The high court in Podgorica confirmed on June 8 the indictments of two opposition leaders and several others suspected of plotting a coup aimed at seizing power after the October 2016 general election.
On the night of October 15, Montenegrin police arrested 20 Serbian paramilitaries suspected of planning to disrupt the general election the next day. Most of them agreed to testify in exchange for shorter jail sentences. During the investigation, the prosecution revealed that two of the leaders of the pro-Russian opposition Democratic Front (DF) – Andrija Mandic and Milan Knezevic, two Russians and several Serbs were involved in the plot.
The prosecution has accused the two Russians – Eduard Sirokov and Vladimir Popov – of organising the plot. Sirokov was also accused of “preparing acts against the constitutional order and security of Montenegro through incitement” and terrorism. According to earlier media reports, the prosecution has also discovered that Sirokov is a member of the Russian security services.
“Today the case will be given to a trial judge and the trial will be scheduled within the legal deadline of two months,” the high court said in a statement on its website.
Mandic and Knezevic were accused along with 10 others of creating a criminal organisation. On February 15, the parliament stripped them of their immunity and allowed their arrest by the special prosecution. Although they were not arrested, the prosecution has already started interrogating them.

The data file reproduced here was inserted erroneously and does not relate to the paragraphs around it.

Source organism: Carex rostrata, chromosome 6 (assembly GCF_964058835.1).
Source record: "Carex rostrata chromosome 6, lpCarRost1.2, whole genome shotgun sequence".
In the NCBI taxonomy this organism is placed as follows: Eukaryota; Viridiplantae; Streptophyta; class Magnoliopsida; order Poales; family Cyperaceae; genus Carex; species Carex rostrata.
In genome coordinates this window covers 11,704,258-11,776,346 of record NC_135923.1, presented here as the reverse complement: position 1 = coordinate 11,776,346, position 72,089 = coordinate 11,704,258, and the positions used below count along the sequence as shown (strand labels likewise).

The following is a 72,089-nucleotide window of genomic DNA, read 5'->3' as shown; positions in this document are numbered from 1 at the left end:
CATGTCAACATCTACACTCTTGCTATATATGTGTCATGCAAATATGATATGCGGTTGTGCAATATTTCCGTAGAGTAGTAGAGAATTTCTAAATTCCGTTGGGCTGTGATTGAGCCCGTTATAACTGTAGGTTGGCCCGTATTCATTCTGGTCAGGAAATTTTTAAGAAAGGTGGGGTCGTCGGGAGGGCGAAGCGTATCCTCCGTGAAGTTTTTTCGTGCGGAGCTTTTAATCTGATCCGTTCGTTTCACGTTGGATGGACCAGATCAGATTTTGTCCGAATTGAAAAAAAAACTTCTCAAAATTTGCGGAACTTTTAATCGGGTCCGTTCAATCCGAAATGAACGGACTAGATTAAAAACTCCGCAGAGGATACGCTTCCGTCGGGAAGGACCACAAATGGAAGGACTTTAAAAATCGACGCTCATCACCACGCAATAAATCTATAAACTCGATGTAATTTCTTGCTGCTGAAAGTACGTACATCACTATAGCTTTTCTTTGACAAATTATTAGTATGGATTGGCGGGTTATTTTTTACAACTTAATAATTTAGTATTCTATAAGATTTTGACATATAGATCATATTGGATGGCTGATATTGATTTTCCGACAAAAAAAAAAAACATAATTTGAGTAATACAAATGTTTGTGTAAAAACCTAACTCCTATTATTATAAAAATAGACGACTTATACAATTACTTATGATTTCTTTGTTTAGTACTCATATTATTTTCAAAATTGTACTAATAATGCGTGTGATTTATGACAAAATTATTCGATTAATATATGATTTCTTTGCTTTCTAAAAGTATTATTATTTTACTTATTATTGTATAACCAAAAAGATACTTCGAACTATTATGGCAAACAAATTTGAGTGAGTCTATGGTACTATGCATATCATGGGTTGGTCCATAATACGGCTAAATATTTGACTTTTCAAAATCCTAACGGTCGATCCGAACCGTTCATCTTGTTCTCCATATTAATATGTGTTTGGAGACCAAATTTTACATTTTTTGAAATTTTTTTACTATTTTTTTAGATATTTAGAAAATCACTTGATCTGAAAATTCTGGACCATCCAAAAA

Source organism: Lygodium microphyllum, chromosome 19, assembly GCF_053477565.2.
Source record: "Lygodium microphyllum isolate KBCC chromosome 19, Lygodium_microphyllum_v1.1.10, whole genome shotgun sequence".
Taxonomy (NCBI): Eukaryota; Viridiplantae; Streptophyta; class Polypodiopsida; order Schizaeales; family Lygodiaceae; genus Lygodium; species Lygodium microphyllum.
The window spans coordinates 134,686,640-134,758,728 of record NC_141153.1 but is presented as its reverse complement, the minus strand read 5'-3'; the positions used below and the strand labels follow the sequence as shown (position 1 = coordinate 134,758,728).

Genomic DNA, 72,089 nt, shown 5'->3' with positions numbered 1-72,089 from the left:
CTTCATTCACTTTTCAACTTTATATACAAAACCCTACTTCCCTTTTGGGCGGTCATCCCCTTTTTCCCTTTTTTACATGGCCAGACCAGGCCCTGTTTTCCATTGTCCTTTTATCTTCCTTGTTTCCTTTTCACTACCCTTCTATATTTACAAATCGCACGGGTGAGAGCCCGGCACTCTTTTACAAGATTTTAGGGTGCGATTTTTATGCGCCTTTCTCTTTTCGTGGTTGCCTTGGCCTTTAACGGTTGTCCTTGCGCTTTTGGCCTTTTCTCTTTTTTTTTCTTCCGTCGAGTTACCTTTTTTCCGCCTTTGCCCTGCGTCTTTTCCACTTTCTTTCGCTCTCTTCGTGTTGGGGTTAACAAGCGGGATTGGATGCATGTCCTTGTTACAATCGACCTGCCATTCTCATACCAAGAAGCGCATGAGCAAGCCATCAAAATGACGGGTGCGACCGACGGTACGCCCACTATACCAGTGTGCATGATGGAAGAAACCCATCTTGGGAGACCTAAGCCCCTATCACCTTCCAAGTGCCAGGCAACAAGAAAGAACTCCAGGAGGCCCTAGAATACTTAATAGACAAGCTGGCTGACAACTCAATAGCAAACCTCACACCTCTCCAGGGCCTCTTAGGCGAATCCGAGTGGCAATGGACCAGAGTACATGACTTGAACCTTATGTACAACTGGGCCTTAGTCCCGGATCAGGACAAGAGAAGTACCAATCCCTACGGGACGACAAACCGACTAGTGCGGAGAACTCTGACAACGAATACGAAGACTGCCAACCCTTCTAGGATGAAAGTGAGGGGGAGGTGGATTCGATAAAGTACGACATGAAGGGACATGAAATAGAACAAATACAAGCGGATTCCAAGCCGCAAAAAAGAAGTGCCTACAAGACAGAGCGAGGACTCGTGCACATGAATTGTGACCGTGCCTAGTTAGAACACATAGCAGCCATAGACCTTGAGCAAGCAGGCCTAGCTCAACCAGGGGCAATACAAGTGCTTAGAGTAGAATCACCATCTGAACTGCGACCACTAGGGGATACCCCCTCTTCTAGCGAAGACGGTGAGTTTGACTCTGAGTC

In March, they filed appeals with the constitutional court against the parliament's decision to lift their immunity, demanding that the court halt the parliament’s decision and claiming that the move was illegitimate.
Both Moscow and the DF have repeatedly denied any involvement in the coup and claimed this was part of the efforts of the ruling Democratic Party of Socialists (DPS) to win the election.
DPS leader Milo Djukanovic said in an interview with Associated Press that the coup was part of Russia's efforts to destroy the European Union. He added that by its interventions in Montenegro, Moscow wants to demonstrate to the West that Europe and Nato cannot expand without its consent. Montenegro, however, joined Nato on June 5th.
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